• This lesson structure is still working well: setup > preparation > presentation (see previous Teaching Blog posts). What is the lesson plan (above) in a nutshell?
  1. Give SS a clearly defined task with several objectives to fulfil, on a topic that is of interest to them.
  2. Give them a fair amount of time to work together in pairs or groups to prepare their response. Offer help and assistance as required, but let them get on with it. In English, as far as possible!
  3. SS show what they have done to T and the rest of the class.
  4. HW optional.
  • The content has to be interesting to them. When I planned this week’s topic last weekend I was originally going to ask them to talk about a normal holiday. Then I was playing with the new app and I noticed the space sounds and realised that a holiday in space would be so much more fun – and good for the imagination! Serendipity at work.
  • I enjoyed imagining the future along with the SS. They conjured up a time when intergalactic space flight is not only possible, but absolutely commonplace; when aliens and humans co-exist and intermarry on earth and on other planets, like Mars, Mercury, and their own made-up planets (e.g. ‘Unique Planet’ and ‘Princess Planet’, where some SS went to find out about the beauty effect of magic coconuts); when space travel can involve a ‘space tram’, ‘magic carpet’, ‘flying car’, or ‘a bike in the sky on the Milky Way’; when spaceships can break down, but be fixed; when humans can go on a rescue mission to the sun – which is being robbed of its heat by a dastardly heat-absorbing alien race… It takes just 15 minutes to get all these scenarios – and more – out of SS who are by no means at a high level in English. Bravo! I salute them. I smiled, I laughed, and I played weird sound effects.
  • I think that having the instructions on the board for SS to refer to at any time while preparing was a big help. It meant I didn’t have to keep reminding them of what to do. It was clear, once we had gone through it at the beginning. This time I included an image to help to stimulate the imagination.
  • Other positives: group work; variety of focus; not teacher-led lesson, but teacher-controlled; low teacher talking time; after doing this kind of lesson a few times the SS know more what is expected of them; SS take responsibility for their work and their marks; at the end of one of the lessons one student seemed genuinely surprised that it had gone so quickly (a great sign of engagement!): ‘Juz koniec?!’ (in Polish) = ‘It’s finished?!’

Challenges:

Challenges that are familiar from previous weeks with this lesson outline:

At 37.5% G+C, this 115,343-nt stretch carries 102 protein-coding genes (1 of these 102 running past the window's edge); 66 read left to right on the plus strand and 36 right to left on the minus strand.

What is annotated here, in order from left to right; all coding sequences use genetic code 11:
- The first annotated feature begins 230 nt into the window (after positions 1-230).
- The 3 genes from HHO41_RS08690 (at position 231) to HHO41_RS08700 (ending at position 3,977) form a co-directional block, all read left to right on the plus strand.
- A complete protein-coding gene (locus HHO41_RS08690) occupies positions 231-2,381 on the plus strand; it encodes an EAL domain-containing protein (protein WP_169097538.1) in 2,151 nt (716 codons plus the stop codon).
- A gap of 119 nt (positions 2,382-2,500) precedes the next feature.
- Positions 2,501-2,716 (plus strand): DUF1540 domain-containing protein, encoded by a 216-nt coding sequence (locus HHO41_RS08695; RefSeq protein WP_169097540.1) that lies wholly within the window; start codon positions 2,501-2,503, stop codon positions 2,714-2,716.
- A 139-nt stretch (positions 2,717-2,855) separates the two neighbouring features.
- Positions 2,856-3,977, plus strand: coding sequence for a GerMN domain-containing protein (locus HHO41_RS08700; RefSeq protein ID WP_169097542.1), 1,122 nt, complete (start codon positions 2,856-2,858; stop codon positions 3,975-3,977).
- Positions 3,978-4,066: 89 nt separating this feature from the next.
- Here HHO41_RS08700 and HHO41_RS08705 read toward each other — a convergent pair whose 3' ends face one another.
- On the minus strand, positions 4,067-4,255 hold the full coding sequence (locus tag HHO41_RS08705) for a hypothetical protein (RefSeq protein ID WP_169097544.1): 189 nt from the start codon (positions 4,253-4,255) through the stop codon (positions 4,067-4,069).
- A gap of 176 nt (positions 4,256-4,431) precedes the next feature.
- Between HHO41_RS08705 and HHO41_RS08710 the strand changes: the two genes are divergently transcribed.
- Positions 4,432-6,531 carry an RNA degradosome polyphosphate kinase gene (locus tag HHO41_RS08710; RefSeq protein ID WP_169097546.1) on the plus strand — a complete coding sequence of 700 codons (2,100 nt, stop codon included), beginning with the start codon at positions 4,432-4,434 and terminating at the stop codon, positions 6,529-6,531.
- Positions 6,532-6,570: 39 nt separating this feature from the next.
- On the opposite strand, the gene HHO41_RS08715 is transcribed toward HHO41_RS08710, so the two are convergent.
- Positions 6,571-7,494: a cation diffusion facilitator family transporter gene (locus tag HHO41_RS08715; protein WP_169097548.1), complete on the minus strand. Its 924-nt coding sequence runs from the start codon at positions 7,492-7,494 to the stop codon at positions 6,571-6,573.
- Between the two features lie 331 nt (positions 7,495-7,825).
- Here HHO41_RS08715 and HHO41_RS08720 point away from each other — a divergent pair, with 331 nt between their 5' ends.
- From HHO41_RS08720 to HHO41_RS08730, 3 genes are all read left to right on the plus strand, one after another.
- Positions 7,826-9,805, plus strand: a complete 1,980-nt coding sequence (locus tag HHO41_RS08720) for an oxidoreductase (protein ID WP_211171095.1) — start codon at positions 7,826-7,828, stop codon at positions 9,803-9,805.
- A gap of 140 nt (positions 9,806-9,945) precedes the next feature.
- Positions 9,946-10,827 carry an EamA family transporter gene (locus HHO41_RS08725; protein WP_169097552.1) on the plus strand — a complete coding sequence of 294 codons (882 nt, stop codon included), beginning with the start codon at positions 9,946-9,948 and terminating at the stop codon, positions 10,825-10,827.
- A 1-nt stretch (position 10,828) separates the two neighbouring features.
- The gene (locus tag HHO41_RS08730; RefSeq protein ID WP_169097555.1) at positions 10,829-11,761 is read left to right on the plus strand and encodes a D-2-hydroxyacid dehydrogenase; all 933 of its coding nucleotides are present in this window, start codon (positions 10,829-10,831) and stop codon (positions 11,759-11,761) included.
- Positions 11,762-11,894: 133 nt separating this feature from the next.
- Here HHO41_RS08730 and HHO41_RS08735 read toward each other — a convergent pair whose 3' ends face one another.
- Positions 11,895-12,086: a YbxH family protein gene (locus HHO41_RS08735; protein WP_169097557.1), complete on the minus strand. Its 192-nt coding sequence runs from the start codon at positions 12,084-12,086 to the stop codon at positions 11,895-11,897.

• Getting SS to do the preparation stage in English is difficult – even with the highest level groups.
  • SS listening to each other during the presentations – this is getting a bit better.
  • Limitations of time – 45 mins to start, work on, and complete the activity, with no rollover to next lesson. I have to be very strict on the clock.
  • I’m concerned – as a teacher – that there is still little or no time for grammar correction, e.g. one group wrote: ‘My friend meet a very preaty girl, and now they have one kid.’ and ‘Adventures – Swimming with Delphin.’ (In Polish ‘dolphin’ is ‘delfin’.) Should I take in the work and mark it at home, then return it with written feedback? How helpful would that be? In the next lesson we don’t have time to return to the previous week’s lesson, because there is a new epic to be created. Focus on speaking becomes focus on writing and grammar? My job is to get them talking, but what about accuracy? Is this a speaking activity or a writing/grammar one? Can we have speaking and presentations without writing and grammar? Without writing, yes, but without grammar, no!

Image: https://pixabay.com/

BRAND NEW Infographic! How to Look and Sound More Confident

How to Look and Sound More Confident (FREE Infographic)

If you have a spoken presentation or exam coming up, you may want to read our latest infographic, which gives some great tips for improving your confidence and feeling great while speaking in public!

Click here to find out more!

 

Teaching Blog: Meet the Conditional Family

Teaching Blog: Meet the Conditional Family

I invented the idea of imagining the four English conditionals as a family while working at a language school in Poland. I hit upon the idea of making each conditional one member of the family. The aim was to make learning the conditionals less abstract – and easier to understand – by showing the nature of each one, and so suggesting the kind of situations that students could use them in.